Like the G3X, the G3XL wasn’t released with a T.O.R.O. option right out of the gate which is again somewhat disappointing considering the parts commonality with previous iterations of the pistol. In fact, the first thing I did when I received both of these pistols was to check to see if I could take my personal G3C T.O.R.O. slide and mount it to the frames – it works flawlessly.
Aside from being able to mount a compact slide on the compact frame, the G3XL in its native configuration with the longer slide gives users a few other advantages including a longer sight radius which translates to greater accuracy potential and a slightly longer barrel which might net you a couple extra hundred feet per second in the velocity department.
Is One Configuration Objectively better than the other?
I was originally going to review each of these pistols individually but since the G3X and the G3XL are basically slightly altered versions of what Taurus already has, I decided to shoot them together, and compare them to see if one configuration worked better for me over another.
I found the G3X to be much more comfortable to shoot and I also had an easier time managing the recoil out of both standard ball ammunition and much spicier 9mm hollow points that were provided to me by Hornady for these reviews. With that full-size grip, the G3X is a great pistol to have by your side especially if you have larger hands and need that extra grip space for your pinky to remain accurate.
On the other hand, the G3XL brings better concealability to the table while still offering 80% of the capacity of the larger and wider G3X grip. The G3XL gave me greater accuracy at longer ranges but not by much, however, the shorter grip meant that the pistol tended to slip more in my hand but I could see this not being an issue for some shooters who have less meaty hands.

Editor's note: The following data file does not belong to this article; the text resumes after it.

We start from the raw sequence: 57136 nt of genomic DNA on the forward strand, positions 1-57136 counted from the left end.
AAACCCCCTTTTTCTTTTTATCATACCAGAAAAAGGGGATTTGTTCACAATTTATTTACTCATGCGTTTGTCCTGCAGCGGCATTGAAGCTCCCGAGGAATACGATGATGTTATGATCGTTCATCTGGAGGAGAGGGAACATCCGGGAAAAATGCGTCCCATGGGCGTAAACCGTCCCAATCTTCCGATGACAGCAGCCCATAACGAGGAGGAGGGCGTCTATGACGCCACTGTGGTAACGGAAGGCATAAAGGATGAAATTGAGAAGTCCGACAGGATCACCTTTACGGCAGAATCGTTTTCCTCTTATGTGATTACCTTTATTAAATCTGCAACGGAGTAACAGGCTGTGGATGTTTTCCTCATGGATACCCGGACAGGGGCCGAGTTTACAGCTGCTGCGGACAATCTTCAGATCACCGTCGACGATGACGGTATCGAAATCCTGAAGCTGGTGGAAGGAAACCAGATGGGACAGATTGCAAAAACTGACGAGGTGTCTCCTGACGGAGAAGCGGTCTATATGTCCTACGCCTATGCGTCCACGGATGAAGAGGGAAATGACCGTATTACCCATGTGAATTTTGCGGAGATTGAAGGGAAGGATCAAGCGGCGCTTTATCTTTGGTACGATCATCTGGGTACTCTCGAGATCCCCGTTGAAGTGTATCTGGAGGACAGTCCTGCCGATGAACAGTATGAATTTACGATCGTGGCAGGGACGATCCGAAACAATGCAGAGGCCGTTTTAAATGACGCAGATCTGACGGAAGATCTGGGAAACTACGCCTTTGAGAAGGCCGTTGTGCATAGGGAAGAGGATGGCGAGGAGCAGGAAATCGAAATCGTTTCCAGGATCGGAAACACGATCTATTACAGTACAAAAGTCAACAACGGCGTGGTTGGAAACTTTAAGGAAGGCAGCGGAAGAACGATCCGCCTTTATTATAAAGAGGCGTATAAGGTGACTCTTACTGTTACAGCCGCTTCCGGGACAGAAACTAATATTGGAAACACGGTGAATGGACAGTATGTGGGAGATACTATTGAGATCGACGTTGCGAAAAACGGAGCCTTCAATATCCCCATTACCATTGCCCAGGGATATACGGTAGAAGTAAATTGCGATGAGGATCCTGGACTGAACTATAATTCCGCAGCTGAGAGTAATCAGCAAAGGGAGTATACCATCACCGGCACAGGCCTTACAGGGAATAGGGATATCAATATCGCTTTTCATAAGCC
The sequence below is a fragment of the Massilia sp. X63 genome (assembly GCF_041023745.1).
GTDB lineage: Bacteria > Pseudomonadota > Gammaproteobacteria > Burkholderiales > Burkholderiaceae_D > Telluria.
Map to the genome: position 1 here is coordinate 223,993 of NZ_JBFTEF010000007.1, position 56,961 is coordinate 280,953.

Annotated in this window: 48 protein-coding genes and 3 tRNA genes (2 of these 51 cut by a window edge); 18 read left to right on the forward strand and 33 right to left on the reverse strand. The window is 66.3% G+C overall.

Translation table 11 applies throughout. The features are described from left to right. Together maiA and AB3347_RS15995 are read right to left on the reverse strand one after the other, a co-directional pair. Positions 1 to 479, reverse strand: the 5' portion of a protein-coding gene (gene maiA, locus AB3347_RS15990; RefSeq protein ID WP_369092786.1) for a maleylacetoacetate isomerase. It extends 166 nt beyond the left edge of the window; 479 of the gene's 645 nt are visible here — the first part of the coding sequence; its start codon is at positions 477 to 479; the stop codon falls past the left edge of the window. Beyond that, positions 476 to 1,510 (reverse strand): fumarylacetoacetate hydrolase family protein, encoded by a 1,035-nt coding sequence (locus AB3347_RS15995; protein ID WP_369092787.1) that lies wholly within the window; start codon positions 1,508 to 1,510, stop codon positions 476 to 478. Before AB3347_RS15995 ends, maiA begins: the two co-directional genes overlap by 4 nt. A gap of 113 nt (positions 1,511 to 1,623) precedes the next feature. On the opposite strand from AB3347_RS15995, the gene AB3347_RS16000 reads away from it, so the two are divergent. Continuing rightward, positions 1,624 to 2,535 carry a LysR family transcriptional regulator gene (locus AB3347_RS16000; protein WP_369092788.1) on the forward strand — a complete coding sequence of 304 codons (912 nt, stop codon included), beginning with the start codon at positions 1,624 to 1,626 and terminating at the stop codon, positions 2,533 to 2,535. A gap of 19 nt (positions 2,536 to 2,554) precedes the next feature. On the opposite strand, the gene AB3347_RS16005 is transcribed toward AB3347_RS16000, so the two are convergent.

In short, both pistols offer you an inexpensive, accurate, and reliable option for daily concealed carry and it seems like the good folks over at Taurus are doing what they can to bring guns to the market that customers actually want. I still think they should have released the inevitable T.O.R.O. options at launch but perhaps there are reasons behind the scenes that I am not privy to that make this either logistically impossible or not economically feasible.
What is your Preferred Configuration
Concealed carry is an insanely personal choice and the above-mentioned observations are solely mine based on my carry preferences and experiences. If I had to pick just one of the two pistols above it would probably be the G3XL as it is most similar to the Glock 48 that I often use for daily carry. I feel like the G3X would see some use for me as well but perhaps only when carrying outside the waistband and under a concealment garment.
I’d like to hear your guy’s thoughts on these two relatively new offerings from Taurus and also which one you’d carry were you given a choice between these two handguns. Do you like the smaller grip footprint and longer slide of the new G3XL or would you much more prefer the thicker, slightly longer grip with the short slide of the G3X? Your thoughts and comments are always welcome down below.